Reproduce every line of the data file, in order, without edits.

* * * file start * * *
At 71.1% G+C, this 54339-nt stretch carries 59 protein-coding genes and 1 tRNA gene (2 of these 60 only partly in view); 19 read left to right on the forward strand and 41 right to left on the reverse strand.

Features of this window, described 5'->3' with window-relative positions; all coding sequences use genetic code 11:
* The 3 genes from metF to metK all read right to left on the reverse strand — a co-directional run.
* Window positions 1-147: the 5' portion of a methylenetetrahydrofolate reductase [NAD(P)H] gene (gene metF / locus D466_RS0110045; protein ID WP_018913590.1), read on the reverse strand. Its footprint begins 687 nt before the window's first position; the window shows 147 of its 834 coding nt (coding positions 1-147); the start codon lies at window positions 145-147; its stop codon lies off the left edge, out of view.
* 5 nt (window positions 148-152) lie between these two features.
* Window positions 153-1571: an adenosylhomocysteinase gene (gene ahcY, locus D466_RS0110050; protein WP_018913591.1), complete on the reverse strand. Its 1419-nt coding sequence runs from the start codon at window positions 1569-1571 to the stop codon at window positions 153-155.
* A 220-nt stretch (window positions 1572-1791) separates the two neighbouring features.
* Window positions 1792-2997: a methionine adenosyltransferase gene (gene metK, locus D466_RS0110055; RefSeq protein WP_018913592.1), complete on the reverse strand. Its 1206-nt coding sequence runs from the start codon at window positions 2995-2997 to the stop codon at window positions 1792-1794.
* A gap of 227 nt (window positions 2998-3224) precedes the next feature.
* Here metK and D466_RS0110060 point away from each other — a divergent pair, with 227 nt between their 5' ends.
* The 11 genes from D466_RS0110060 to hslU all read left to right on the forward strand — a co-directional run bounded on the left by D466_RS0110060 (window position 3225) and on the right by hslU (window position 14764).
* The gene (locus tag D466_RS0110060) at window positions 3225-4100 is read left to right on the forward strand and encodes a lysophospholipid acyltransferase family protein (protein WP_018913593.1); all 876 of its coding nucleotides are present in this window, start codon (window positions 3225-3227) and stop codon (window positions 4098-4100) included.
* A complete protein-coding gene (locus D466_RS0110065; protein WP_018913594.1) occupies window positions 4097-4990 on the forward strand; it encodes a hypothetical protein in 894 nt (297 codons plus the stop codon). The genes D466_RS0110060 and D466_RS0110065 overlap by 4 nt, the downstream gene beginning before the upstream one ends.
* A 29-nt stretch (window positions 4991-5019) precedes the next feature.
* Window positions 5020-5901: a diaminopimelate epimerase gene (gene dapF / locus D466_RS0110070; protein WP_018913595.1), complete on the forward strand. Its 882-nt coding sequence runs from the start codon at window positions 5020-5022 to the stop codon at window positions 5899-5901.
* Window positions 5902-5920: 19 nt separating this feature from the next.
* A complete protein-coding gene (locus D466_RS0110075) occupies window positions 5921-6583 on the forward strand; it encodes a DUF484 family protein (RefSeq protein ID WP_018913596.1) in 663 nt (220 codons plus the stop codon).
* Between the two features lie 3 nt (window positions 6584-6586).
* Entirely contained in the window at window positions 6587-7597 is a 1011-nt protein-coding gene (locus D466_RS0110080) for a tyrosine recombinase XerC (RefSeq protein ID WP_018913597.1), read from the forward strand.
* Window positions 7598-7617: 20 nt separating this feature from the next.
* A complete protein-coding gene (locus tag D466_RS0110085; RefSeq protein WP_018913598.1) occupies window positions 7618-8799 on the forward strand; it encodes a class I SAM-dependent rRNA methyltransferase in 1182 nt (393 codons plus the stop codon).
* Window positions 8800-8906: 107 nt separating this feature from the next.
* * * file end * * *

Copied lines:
At 71.1% G+C, this 54339-nt stretch carries 59 protein-coding genes and 1 tRNA gene (2 of these 60 only partly in view); 19 read left to right on the forward strand and 41 right to left on the reverse strand.

Features of this window, described 5'->3' with window-relative positions; all coding sequences use genetic code 11:
* The 3 genes from metF to metK all read right to left on the reverse strand — a co-directional run.
* Window positions 1-147: the 5' portion of a methylenetetrahydrofolate reductase [NAD(P)H] gene (gene metF / locus D466_RS0110045; protein ID WP_018913590.1), read on the reverse strand. Its footprint begins 687 nt before the window's first position; the window shows 147 of its 834 coding nt (coding positions 1-147); the start codon lies at window positions 145-147; its stop codon lies off the left edge, out of view.
* 5 nt (window positions 148-152) lie between these two features.
* Window positions 153-1571: an adenosylhomocysteinase gene (gene ahcY, locus D466_RS0110050; protein WP_018913591.1), complete on the reverse strand. Its 1419-nt coding sequence runs from the start codon at window positions 1569-1571 to the stop codon at window positions 153-155.
* A 220-nt stretch (window positions 1572-1791) separates the two neighbouring features.
* Window positions 1792-2997: a methionine adenosyltransferase gene (gene metK, locus D466_RS0110055; RefSeq protein WP_018913592.1), complete on the reverse strand. Its 1206-nt coding sequence runs from the start codon at window positions 2995-2997 to the stop codon at window positions 1792-1794.
* A gap of 227 nt (window positions 2998-3224) precedes the next feature.
* Here metK and D466_RS0110060 point away from each other — a divergent pair, with 227 nt between their 5' ends.
* The 11 genes from D466_RS0110060 to hslU all read left to right on the forward strand — a co-directional run bounded on the left by D466_RS0110060 (window position 3225) and on the right by hslU (window position 14764).
* The gene (locus tag D466_RS0110060) at window positions 3225-4100 is read left to right on the forward strand and encodes a lysophospholipid acyltransferase family protein (protein WP_018913593.1); all 876 of its coding nucleotides are present in this window, start codon (window positions 3225-3227) and stop codon (window positions 4098-4100) included.
* A complete protein-coding gene (locus D466_RS0110065; protein WP_018913594.1) occupies window positions 4097-4990 on the forward strand; it encodes a hypothetical protein in 894 nt (297 codons plus the stop codon). The genes D466_RS0110060 and D466_RS0110065 overlap by 4 nt, the downstream gene beginning before the upstream one ends.
* A 29-nt stretch (window positions 4991-5019) precedes the next feature.
* Window positions 5020-5901: a diaminopimelate epimerase gene (gene dapF / locus D466_RS0110070; protein WP_018913595.1), complete on the forward strand. Its 882-nt coding sequence runs from the start codon at window positions 5020-5022 to the stop codon at window positions 5899-5901.
* Window positions 5902-5920: 19 nt separating this feature from the next.
* A complete protein-coding gene (locus D466_RS0110075) occupies window positions 5921-6583 on the forward strand; it encodes a DUF484 family protein (RefSeq protein ID WP_018913596.1) in 663 nt (220 codons plus the stop codon).
* Between the two features lie 3 nt (window positions 6584-6586).
* Entirely contained in the window at window positions 6587-7597 is a 1011-nt protein-coding gene (locus D466_RS0110080) for a tyrosine recombinase XerC (RefSeq protein ID WP_018913597.1), read from the forward strand.
* Window positions 7598-7617: 20 nt separating this feature from the next.
* A complete protein-coding gene (locus tag D466_RS0110085; RefSeq protein WP_018913598.1) occupies window positions 7618-8799 on the forward strand; it encodes a class I SAM-dependent rRNA methyltransferase in 1182 nt (393 codons plus the stop codon).
* Window positions 8800-8906: 107 nt separating this feature from the next.